POCO X3 kernel sources are still not available, despite a promise of launch-day release
The POCO X3 NFC was launched back on September 7, 2020, bringing around a very high-value package at an affordable price tag. POCO repeated the same act with the POCO X3 in India, launched on September 22, 2020, but with slight differences from the globally launched variant: a bigger battery and no NFC. Two months on, the device remains one of the best purchases overall in the mid-range, for both the Global and the Indian variants. But what disappoints us is the fact that the kernel source for the device(s) has still not been released, despite a promise to release it on launch day.
If you tuned into the global launch event for the POCO X3 NFC (device codename: surya), you would have noticed POCO promising to release the kernel sources of the device right on the same day.
— POCO (@POCOGlobal) September 7, 2020
While POCO India did not make an explicit promise to release the kernel sources right on launch day for the POCO X3 Indian variant, they are still bound by the GPL like all other Android OEMs. The Indian variant has an internal codename “karna“, but MIUI 12 firmware packages are released for it with the “surya” codename tag and “in” region tag for India. The POCO X3 and POCO X3 NFC are very similar to each other, as the names would also imply.
GPLv2 requires companies to release any modifications to the ‘GPLed’ codebase (the kernel in this case) that they ship to the customers. Releasing sources is not just part of the spirit of Android and one of the foundations of a flourishing third-party development community, it is also part of the copyright/copyleft license associated with the kernel. Copyright holders of the GPL software can choose to enforce the GPL on the distributed/derivative works of the software, and it thus becomes a legally enforceable contract in several jurisdictions to release kernel sources. We can go further into the legalities of it, but long story short — if you ship a modification to a GPL software, you have to provide its source code.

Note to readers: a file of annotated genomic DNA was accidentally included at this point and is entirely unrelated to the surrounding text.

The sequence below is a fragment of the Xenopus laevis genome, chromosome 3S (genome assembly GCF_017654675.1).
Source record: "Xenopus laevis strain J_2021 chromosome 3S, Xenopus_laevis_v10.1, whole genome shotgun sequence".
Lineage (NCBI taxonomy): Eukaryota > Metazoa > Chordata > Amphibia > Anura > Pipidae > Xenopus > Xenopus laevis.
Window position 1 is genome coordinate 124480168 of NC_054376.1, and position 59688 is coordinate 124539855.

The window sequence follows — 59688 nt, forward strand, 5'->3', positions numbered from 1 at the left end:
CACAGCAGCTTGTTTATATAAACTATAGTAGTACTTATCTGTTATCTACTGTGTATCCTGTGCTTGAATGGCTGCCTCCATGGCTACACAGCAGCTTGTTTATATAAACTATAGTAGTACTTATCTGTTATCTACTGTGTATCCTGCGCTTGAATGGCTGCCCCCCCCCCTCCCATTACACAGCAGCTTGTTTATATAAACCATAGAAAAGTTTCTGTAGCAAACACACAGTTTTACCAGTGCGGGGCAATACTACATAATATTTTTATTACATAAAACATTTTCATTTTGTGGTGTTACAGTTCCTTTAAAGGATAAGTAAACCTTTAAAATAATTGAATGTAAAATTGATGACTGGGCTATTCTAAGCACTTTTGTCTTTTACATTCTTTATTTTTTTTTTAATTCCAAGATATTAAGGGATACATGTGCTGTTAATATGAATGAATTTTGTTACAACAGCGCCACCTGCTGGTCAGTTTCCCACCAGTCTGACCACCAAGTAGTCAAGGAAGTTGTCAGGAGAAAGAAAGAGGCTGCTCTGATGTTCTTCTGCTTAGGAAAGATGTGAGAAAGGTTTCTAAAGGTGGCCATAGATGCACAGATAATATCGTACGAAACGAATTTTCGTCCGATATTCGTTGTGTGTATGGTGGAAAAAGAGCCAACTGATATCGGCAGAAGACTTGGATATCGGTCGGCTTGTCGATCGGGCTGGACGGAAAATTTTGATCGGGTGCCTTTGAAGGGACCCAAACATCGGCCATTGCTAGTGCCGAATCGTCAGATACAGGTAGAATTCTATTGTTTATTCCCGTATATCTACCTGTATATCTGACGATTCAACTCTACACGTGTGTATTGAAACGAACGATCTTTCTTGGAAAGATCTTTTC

Since it has been more than 2 months now since the phone has been released, there is very little excuse left on POCO’s end for not having released the source code. The phone is in the hands of consumers, and a fair few updates have also been delivered. Releasing kernel sources promptly should be something that every OEM does anyway. But POCO explicitly promised a very quick kernel release. And not releasing it so far trudges upon these claims of developer-friendliness and the trust of customers (and legal contracts, too).
The POCO X3/NFC remains an excellent value device in the age of rising flagship prices. While the phone is no flagship, nor does it pretend to be, it’s very easy to recommend to average users in the regions where it is officially sold. You get a lot of phone for the money. We hope POCO releases kernel sources as soon as possible, to keep up its promise to its fans. And while they’re at it, we hope they release kernel sources for the POCO M2 (device codename: shiva) and POCO C3 (device codename: angelicain) as well.